A wireless phone's main function is converting human speech into digital signals and back again. So why not harness handsets' speech-processing ability to solve a problem nearly everyone encounters when using cell phones for e-mail or other data applications? I'm referring to the difficulty of entering text on a dial pad, which speech recognition can remedy.
Manufacturers are finally getting serious about this solution. Use of spoken commands to dial calls and control other functions has been around for a while on some high-end handsets. But the Samsung SPH-p207 ($80 with a two-year contract from Cingular Wireless) is the first to incorporate speech-recognition technology for dictation of text messages. I found that, once I got the hang of the technique, speaking messages was much faster than tapping them out.
Based on earlier experiences with speech recognition, I was prepared to be disappointed. In the late 1990s, speech was promoted as an alternative to typing on PC keyboards. But the software never got good enough to make dictation easier than typing for most people -- although it has been a boon for people with disabilities or those who need their hands free while working. After Lernout & Hauspie, the leading speech-product company, imploded in a 2001 financial scandal, the industry retreated from consumer markets to focus on more lucrative niches, such as automated call centers.
PHONES HAVE ALWAYS BEEN A NATURAL for speech technology, but until recently handsets lacked the processing power and memory to make it work. The Samsung phone gets around that problem thanks to software from VoiceSignal Technologies that is economical in its use of resources.
One way it achieves that is through modest ambitions. Most dictation software aims for two goals: speaker-independence, meaning it will work without being trained to an individual's speech quirks; and continuity, meaning it understands normal speech, where words often run together. VoiceSignal took a different tack. The phone requires that the user spend about five minutes training the software, which involves reading a series words off the display. The speech recognition is then bound to that individual -- but given the personal nature of phones, that's a minor issue.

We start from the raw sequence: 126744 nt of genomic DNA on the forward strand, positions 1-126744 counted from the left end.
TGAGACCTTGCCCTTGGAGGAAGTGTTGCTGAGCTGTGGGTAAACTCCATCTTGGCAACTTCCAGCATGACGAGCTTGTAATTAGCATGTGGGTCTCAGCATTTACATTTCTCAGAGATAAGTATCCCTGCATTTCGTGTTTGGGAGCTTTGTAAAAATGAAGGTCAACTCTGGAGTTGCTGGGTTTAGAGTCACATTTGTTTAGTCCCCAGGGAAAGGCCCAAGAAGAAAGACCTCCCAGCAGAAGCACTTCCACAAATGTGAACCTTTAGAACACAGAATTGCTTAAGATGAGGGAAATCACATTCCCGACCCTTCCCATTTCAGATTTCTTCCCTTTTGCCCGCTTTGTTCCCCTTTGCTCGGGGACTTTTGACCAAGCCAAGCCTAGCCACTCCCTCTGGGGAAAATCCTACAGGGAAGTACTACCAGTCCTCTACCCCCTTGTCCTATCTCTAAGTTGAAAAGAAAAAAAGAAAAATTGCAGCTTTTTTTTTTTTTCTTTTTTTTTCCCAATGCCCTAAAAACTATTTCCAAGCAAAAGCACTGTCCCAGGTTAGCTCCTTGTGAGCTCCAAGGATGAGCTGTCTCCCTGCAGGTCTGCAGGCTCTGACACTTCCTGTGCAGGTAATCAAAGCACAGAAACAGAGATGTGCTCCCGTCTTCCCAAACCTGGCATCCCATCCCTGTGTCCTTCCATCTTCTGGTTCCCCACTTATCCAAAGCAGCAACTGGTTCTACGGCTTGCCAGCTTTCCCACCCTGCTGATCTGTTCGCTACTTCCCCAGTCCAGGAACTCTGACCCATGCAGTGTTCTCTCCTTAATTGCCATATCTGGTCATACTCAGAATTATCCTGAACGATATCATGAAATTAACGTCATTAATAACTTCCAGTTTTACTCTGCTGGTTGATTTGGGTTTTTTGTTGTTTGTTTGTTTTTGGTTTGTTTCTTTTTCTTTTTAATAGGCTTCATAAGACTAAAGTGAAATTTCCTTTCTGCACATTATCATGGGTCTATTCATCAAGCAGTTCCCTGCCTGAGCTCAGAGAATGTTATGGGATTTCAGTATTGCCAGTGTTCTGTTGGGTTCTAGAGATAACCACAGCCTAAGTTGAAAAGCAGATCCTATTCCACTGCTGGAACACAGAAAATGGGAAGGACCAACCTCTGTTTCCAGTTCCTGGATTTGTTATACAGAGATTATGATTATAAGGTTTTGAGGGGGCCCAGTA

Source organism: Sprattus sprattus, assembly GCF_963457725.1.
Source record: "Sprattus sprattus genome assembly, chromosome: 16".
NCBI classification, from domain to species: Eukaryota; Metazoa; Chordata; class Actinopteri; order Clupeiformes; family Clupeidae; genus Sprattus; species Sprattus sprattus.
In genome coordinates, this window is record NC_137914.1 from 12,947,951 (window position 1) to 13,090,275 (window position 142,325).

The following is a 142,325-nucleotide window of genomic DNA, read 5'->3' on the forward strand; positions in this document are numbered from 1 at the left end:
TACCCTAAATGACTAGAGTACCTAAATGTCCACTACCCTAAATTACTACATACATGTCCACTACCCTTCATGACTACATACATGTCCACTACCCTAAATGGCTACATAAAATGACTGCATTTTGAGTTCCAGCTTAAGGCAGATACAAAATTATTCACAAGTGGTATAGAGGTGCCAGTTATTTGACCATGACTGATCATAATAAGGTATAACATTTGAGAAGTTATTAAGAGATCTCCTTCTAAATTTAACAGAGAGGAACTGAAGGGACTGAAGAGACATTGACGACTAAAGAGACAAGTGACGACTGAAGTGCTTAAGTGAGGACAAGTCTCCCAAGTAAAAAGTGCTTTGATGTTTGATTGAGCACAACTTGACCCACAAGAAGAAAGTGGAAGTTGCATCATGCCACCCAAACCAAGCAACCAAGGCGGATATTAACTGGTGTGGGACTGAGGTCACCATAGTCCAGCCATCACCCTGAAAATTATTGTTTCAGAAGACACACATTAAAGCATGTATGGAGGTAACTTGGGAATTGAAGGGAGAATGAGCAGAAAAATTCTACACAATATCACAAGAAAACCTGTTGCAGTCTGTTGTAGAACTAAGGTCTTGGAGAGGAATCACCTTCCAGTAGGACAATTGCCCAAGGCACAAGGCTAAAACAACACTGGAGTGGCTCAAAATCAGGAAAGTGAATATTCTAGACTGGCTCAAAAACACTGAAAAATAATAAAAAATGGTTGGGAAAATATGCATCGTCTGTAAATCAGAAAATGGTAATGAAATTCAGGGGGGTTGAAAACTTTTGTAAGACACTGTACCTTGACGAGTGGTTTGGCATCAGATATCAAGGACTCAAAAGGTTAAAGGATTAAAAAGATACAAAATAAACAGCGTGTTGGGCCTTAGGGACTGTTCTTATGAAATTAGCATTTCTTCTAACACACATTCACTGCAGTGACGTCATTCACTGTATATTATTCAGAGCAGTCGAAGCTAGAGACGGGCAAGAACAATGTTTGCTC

Also, the software only tries to understand one word at a time (known in the field as discrete speech). This means you must speak very deliberately, with a brief but distinct pause between words. It takes a little getting used to, but the payoff is accurate recognition.
To send a text message on the phone, you first press a button to put it into voice-command mode, then say "send text." When prompted, you either say the phone number or speak the name of someone in the phone's address book. If the addressee has both a cell-phone number and an e-mail address listed, you are asked which "number" you want to send the message to.
Once the addressing is done, you push a button on the side of the phone and hold it in as you dictate. When finished, you can move a cursor to any word the software got wrong. Press "0" and you can choose from a list of likely alternatives or tap in the right word from the dial pad. Then just press send.
The Samsung p207 is a clamshell phone that works worldwide on cellular networks running on the GSM standard. It's just 4 inches long, including a stubby antenna. It has all the features you would expect in a high-end handset, including a big, bright display, a camera, and a Web browser. But speech recognition is the feature that sets it apart from a couple dozen other attractive phones with similar functions.
Speech recognition failed to find a mass market in PCs because it wasn't as fast and accurate as using a keyboard and mouse. I think the same technology will succeed in handsets because the alternatives there are so much worse. The key is finding the right technology for the job.
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By Stephen H. Wildstrom